War of the Rebellion: Serial 103 Page 0636 KY., S. W. VA., TENN., N. & C. GA., MISS., ALA., & W. FLA.

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HDQRS. MILITARY DIVISION OF WEST MISSISSIPPI,

OFFICE OF THE CHIEF SIGNAL OFFICER,

New Orleans, La., February 2, 1865.

Lieutenant Colonel C. T. CHRISTENSEN,

Asst. Adjt. General, Military Division of West Mississippi:

COLONEL: I have the honor to submit to your consideration the following report of information received at this office this 2nd day of February, 1865: Mr. Ross, late a lieutenant of engineers at Mobile, left that city January 15, 1865. States that there are three lines of fortifications around the city. The outer line will not be defended. The second line is a substantial, strong, and scientific work, extending from a point near Fort Buchanan, on the day, in a semicircle, to Three-Mile Marsh, near the Mobile and Ohio Railroad. The redoubts, lunettes, and works of the inner line cover the second. As an engineer, Mr. Ross pronounces Mobile almost impregnable to an assault. Next below the city on the bay shore is a small work mounting no guns; then Missouri Battery, mounting six guns; then Mortar Battery, mounting three mortars; then Battery Buchanan, mounting three guns; thence in succession down the Shell road, five earth-works mounting no guns. The Mobile and Ohio Railroad is in fair running order. The rails are considerably worn, with good supply of rolling-stock. Forces in and about the city were militia, 2,500; remnant of Thomas' brigade at Hall's Mills, 500; Fifteenth Confederate Cavalry, Colonel Maury, 1,000. The militia and Thomas' command are little to be relied on. The rumor of evacuation arises from the transfer of ammunition and ordnance to points intended to be fortified on the Tombigbee and Alabama Rivers. Guns are being remounted on the dismantled works at Choctaw Bluff. Informant knows nothing of the amount of supplies in the city. The middle and poorer classes are discontented and eager for the approach of the Union forces. General Maury, commanding, is described as a timid, irresolute, and excitable officer. Informant represents the gun-boats, especially the Nashville, as less powerful and effective than the earlier refugees have asserted. A powerful demonstration by 12,000 or 15,000 troops from Pascagonia against the west side of the city would, he thinks, compel its evacuation. If General Thomas be threatening Hood no re-enforcements could be drawn from that source for its defense.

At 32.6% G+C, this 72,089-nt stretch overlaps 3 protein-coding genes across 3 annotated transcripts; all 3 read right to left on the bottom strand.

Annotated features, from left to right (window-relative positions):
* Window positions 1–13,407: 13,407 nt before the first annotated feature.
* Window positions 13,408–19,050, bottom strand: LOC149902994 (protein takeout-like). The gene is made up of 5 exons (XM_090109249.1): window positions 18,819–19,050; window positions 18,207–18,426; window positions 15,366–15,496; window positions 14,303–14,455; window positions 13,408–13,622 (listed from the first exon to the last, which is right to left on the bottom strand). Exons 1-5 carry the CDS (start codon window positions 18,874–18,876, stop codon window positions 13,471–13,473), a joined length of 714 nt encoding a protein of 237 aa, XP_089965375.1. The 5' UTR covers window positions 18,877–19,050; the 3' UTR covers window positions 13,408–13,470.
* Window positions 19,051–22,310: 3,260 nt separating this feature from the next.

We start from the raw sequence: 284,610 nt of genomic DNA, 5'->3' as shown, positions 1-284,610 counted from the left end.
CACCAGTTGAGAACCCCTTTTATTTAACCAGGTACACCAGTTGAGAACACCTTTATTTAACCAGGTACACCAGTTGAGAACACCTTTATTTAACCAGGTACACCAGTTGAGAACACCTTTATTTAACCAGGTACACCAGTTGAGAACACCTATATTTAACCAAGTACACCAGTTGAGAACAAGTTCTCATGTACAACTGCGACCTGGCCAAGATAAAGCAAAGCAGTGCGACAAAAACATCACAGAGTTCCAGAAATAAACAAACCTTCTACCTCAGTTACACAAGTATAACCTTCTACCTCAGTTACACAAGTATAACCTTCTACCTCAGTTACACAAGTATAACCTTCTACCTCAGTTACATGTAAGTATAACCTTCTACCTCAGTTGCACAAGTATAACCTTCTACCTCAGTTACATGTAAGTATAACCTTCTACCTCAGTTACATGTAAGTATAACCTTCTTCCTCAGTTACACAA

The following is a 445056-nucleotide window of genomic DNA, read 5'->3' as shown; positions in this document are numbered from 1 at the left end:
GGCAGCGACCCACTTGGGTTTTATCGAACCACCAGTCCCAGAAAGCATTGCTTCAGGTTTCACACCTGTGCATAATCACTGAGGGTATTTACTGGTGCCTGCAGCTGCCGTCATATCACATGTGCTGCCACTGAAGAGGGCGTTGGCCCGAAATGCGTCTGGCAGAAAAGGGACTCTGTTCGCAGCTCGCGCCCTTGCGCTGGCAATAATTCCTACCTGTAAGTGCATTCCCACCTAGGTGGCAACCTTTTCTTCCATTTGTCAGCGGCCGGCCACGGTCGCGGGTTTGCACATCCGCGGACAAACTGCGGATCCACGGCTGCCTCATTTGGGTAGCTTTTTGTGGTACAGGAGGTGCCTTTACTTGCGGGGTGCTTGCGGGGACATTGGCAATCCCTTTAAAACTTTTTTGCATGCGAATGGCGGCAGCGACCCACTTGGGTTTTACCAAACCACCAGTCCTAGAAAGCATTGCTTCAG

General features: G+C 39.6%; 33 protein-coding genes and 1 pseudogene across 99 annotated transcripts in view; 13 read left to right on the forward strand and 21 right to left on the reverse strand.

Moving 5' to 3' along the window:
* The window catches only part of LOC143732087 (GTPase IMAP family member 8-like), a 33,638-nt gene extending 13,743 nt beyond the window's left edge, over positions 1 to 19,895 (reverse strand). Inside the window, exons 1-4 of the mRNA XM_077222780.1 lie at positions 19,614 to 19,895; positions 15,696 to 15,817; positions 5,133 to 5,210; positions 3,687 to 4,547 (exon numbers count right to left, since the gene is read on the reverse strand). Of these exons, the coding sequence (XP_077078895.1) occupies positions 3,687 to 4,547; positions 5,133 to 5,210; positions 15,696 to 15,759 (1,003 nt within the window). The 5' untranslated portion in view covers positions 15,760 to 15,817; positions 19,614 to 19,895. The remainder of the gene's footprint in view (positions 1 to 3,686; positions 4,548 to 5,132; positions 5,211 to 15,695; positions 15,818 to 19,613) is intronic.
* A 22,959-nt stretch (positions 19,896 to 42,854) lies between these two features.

I have the honor to be, very respectfully, your obedient servant,

S. M. EATON,

Captain and Chief Signal Officer, Mil. Div. of West Mississippi.

[FEBRUARY 3, 1865. - For Grant to Stanton, suggesting transfer of West Kentucky and West Tennessee to Department of the Cumberland, see Vol. XLVIII, Part I, p. 727.]

CITY POINT, VA., February 3, 1865.

(Received 4 p. m.)

Major-General HALLECK,

Washington:

General Thomas' dispatch of the 1st received. I do not think it will be safe to deplete his army of five divisions of cavalry. Three or four thousand will be sufficient for Canby, and will leave Thomas with